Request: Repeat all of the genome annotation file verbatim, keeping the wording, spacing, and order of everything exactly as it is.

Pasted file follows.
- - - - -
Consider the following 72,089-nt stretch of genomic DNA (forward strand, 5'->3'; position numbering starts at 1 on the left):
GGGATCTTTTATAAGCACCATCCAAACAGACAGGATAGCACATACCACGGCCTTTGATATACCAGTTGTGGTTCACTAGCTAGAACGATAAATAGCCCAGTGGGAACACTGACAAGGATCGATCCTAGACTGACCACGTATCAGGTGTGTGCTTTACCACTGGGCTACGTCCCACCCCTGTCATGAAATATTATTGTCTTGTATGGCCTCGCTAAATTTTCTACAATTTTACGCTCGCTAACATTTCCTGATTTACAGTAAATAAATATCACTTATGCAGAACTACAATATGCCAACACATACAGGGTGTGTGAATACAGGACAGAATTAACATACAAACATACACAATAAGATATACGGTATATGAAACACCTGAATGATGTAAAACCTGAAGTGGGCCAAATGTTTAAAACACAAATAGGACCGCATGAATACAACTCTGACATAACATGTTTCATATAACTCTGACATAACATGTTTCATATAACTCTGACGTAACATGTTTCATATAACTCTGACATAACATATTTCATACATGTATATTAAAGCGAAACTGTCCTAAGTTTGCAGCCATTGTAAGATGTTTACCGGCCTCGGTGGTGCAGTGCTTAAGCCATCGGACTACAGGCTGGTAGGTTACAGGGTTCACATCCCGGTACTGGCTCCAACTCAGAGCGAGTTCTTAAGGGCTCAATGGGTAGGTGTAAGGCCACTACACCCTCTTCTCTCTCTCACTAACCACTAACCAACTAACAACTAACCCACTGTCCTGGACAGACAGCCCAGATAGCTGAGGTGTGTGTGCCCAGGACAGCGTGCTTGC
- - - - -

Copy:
Consider the following 72,089-nt stretch of genomic DNA (forward strand, 5'->3'; position numbering starts at 1 on the left):
GGGATCTTTTATAAGCACCATCCAAACAGACAGGATAGCACATACCACGGCCTTTGATATACCAGTTGTGGTTCACTAGCTAGAACGATAAATAGCCCAGTGGGAACACTGACAAGGATCGATCCTAGACTGACCACGTATCAGGTGTGTGCTTTACCACTGGGCTACGTCCCACCCCTGTCATGAAATATTATTGTCTTGTATGGCCTCGCTAAATTTTCTACAATTTTACGCTCGCTAACATTTCCTGATTTACAGTAAATAAATATCACTTATGCAGAACTACAATATGCCAACACATACAGGGTGTGTGAATACAGGACAGAATTAACATACAAACATACACAATAAGATATACGGTATATGAAACACCTGAATGATGTAAAACCTGAAGTGGGCCAAATGTTTAAAACACAAATAGGACCGCATGAATACAACTCTGACATAACATGTTTCATATAACTCTGACATAACATGTTTCATATAACTCTGACGTAACATGTTTCATATAACTCTGACATAACATATTTCATACATGTATATTAAAGCGAAACTGTCCTAAGTTTGCAGCCATTGTAAGATGTTTACCGGCCTCGGTGGTGCAGTGCTTAAGCCATCGGACTACAGGCTGGTAGGTTACAGGGTTCACATCCCGGTACTGGCTCCAACTCAGAGCGAGTTCTTAAGGGCTCAATGGGTAGGTGTAAGGCCACTACACCCTCTTCTCTCTCTCACTAACCACTAACCAACTAACAACTAACCCACTGTCCTGGACAGACAGCCCAGATAGCTGAGGTGTGTGTGCCCAGGACAGCGTGCTTGC